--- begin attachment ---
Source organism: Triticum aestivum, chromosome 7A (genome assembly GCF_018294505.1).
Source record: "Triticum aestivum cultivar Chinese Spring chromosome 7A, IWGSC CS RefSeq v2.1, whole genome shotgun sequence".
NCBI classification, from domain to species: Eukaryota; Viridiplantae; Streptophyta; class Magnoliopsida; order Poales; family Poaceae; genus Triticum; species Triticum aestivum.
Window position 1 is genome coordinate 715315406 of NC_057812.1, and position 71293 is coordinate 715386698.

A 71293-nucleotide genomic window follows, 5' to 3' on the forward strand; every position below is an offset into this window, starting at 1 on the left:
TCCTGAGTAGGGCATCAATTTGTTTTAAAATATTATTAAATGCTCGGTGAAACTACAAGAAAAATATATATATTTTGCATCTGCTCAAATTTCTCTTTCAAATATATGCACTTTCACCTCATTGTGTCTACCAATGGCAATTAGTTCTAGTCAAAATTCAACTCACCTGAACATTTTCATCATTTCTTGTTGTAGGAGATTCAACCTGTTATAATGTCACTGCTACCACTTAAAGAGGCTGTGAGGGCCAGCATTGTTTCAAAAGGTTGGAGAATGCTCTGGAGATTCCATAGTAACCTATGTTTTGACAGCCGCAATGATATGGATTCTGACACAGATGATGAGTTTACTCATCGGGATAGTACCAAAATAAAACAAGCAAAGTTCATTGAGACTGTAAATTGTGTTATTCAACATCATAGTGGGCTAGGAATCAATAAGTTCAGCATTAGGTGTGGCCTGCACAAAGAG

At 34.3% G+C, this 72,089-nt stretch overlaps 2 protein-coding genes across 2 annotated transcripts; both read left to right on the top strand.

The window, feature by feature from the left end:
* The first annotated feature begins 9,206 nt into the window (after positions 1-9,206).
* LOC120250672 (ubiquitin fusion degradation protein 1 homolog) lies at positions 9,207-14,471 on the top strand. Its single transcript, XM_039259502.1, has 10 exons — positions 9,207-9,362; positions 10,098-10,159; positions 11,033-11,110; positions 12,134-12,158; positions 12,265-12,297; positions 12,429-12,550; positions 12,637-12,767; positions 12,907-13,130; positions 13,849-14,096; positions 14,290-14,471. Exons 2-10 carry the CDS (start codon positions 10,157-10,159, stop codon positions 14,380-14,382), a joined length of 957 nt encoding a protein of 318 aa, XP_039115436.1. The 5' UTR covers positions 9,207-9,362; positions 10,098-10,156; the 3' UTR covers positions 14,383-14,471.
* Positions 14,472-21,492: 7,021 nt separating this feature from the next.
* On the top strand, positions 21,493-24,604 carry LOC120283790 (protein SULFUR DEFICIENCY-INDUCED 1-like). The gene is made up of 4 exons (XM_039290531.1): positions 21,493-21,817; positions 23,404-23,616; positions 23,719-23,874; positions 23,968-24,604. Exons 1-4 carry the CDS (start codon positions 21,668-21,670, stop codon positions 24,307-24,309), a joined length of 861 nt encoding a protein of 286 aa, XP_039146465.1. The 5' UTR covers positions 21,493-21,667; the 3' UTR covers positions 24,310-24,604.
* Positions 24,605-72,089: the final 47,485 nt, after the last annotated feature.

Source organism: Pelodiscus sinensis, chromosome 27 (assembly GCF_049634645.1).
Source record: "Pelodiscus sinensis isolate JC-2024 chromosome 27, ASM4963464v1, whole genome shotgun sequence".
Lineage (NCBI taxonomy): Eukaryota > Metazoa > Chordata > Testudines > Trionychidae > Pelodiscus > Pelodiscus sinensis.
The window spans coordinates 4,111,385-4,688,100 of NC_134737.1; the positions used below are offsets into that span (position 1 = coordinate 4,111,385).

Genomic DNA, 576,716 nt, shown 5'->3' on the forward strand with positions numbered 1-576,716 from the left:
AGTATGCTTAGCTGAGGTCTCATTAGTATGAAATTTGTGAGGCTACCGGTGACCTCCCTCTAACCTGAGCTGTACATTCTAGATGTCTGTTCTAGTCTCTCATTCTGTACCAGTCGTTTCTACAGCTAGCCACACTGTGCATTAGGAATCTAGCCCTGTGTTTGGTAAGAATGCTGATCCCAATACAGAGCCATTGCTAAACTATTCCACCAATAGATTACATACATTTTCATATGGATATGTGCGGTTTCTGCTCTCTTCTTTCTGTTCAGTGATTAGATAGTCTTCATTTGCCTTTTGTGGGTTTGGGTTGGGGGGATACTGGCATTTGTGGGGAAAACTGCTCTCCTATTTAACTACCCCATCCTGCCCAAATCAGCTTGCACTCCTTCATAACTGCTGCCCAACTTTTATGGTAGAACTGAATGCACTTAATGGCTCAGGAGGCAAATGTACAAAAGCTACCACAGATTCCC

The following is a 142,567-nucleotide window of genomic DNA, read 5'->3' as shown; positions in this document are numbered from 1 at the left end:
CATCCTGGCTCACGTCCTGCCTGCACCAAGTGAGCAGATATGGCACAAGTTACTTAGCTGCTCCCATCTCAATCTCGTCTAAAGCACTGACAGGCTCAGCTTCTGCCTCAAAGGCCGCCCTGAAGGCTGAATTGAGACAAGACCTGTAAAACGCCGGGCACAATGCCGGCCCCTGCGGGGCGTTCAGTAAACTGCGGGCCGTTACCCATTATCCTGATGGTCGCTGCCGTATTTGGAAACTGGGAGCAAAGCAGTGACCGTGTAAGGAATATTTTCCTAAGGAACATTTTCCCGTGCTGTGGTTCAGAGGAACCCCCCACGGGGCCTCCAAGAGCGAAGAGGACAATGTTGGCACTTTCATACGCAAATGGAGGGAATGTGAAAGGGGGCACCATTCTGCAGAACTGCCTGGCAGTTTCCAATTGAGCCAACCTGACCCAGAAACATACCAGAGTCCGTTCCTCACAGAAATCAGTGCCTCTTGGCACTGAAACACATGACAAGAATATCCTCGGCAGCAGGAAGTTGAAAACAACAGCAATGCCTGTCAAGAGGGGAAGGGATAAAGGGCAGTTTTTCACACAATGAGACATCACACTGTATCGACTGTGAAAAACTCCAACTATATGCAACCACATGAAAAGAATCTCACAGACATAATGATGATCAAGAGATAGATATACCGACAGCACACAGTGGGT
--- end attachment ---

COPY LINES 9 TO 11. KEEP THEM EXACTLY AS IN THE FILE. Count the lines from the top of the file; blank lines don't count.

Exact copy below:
* The first annotated feature begins 9,206 nt into the window (after positions 1-9,206).
* LOC120250672 (ubiquitin fusion degradation protein 1 homolog) lies at positions 9,207-14,471 on the top strand. Its single transcript, XM_039259502.1, has 10 exons — positions 9,207-9,362; positions 10,098-10,159; positions 11,033-11,110; positions 12,134-12,158; positions 12,265-12,297; positions 12,429-12,550; positions 12,637-12,767; positions 12,907-13,130; positions 13,849-14,096; positions 14,290-14,471. Exons 2-10 carry the CDS (start codon positions 10,157-10,159, stop codon positions 14,380-14,382), a joined length of 957 nt encoding a protein of 318 aa, XP_039115436.1. The 5' UTR covers positions 9,207-9,362; positions 10,098-10,156; the 3' UTR covers positions 14,383-14,471.
* Positions 14,472-21,492: 7,021 nt separating this feature from the next.